Although Barack Obama’s administration already has major achievements to its credit in healthcare reform and arms reduction, his approval ratings have declined dramatically.
An expert on American politics will argue this week that the media have played a central role in building up and then dashing “excessive expectations” for the US president.
David Paletz, professor of political science at Duke University and a Fellow of the Centre for Advanced Studies at the University of Nottingham, is due to give a lecture on “Obama and the Media” in Nottingham on 30 June.
He will examine the administration’s media management techniques, the media’s response and the consequences for the president and his policies.
President Obama has certainly had to put up with some savage opposition from the likes of Fox News and right-wing “shock jocks”, some of whom have described his policies as “socialism en route to Nazism”.
Yet Professor Paletz will argue that the president was given a very easy ride – and often idealised – by much of the media, who gladly bought into his message that “yes we can…take action on the economy, the environment, civil liberties and much more”.
They have now reverted to type and “embrace a notion of acting as watchdogs and seek ways to present an independent and critical account whenever possible”, he believes.
The president’s accomplishments are ignored once they are no longer newsworthy, but we get to hear lots about all the “difficulties and delays”, Professor Paletz will argue, noting that some of the criticisms apply standards that no one could reasonably be expected to live up to.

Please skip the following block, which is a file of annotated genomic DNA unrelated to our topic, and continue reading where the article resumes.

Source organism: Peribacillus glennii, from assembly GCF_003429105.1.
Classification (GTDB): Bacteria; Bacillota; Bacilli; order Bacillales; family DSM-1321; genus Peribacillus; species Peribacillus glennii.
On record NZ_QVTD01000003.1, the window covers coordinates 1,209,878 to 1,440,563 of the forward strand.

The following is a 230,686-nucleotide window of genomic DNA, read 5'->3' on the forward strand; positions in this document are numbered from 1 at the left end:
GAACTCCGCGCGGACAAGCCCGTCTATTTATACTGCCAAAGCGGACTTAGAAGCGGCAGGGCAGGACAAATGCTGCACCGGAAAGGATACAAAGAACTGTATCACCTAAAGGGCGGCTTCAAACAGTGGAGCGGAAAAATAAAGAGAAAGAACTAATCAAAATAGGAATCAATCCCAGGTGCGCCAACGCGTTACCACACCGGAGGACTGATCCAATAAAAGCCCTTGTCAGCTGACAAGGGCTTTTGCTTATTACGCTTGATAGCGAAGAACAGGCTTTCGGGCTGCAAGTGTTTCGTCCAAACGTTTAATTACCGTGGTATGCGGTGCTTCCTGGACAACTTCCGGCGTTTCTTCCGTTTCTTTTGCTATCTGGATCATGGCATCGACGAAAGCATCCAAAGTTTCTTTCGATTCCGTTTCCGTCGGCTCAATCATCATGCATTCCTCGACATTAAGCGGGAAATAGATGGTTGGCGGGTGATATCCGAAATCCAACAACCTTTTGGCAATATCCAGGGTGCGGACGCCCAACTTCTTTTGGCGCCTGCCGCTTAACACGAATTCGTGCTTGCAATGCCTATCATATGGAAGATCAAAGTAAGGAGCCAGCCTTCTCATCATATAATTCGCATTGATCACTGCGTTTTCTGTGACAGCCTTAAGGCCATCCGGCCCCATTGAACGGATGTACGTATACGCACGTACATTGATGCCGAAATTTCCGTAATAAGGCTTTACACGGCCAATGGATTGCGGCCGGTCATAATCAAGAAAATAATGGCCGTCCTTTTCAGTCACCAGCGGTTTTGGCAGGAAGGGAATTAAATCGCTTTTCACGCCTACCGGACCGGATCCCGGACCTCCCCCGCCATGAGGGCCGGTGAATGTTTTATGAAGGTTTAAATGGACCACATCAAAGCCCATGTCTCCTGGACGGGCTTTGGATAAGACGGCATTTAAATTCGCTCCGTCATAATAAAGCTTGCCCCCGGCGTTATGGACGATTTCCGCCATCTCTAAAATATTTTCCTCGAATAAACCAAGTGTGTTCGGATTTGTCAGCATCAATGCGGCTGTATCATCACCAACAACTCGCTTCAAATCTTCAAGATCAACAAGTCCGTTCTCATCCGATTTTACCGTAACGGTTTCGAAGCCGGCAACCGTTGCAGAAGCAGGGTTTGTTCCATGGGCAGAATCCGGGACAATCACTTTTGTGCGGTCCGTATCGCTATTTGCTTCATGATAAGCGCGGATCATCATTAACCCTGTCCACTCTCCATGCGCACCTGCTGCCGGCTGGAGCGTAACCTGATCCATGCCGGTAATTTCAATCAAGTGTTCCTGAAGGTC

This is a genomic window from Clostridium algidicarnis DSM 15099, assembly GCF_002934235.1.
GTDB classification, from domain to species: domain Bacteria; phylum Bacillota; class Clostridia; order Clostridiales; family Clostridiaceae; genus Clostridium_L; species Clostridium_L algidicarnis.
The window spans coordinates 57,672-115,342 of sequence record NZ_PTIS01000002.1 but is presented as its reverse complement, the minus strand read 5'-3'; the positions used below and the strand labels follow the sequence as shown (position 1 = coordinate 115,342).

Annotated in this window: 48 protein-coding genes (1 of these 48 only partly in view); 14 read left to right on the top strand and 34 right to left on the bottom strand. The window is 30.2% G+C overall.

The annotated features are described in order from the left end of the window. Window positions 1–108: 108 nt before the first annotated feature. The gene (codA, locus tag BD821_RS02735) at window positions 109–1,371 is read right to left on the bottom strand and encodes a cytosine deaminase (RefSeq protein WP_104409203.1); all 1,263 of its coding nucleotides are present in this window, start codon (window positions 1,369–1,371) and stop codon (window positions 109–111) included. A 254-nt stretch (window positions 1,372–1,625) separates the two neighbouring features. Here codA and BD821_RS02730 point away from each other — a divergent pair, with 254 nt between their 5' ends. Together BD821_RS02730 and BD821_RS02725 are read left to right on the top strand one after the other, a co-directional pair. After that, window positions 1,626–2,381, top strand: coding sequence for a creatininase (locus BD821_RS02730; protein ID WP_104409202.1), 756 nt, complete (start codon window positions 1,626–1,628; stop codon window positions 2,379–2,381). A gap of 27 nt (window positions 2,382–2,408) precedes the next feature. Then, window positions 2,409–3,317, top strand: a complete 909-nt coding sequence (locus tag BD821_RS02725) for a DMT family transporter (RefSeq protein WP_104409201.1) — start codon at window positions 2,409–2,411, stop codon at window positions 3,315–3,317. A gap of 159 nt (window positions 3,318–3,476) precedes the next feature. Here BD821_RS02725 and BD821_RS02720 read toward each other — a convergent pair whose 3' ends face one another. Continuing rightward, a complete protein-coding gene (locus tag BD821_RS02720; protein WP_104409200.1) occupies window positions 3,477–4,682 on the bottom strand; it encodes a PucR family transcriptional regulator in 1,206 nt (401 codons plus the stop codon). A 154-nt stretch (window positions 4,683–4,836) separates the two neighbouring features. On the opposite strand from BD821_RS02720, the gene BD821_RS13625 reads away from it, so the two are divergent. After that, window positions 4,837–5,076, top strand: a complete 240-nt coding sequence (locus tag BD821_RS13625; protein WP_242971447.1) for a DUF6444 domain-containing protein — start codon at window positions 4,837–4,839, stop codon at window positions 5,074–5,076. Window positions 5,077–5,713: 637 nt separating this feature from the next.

Professor Paletz will remind his audience that the American political system was specifically designed to be “infrequently innovative” and “to act with neither efficiency nor dispatch”. Yet commentators “often give the impression that presidents can govern by command” and “raise expectations of what presidents should, and can, do”.
The result is inevitable disappointment, with President Obama’s strengths systematically recast as weaknesses, thoughtfulness as indecisiveness, idealism as naivety, eloquence as “credulous faith in rhetoric”. It remains to be seen whether he can cut through this climate of opinion to secure a second term in office.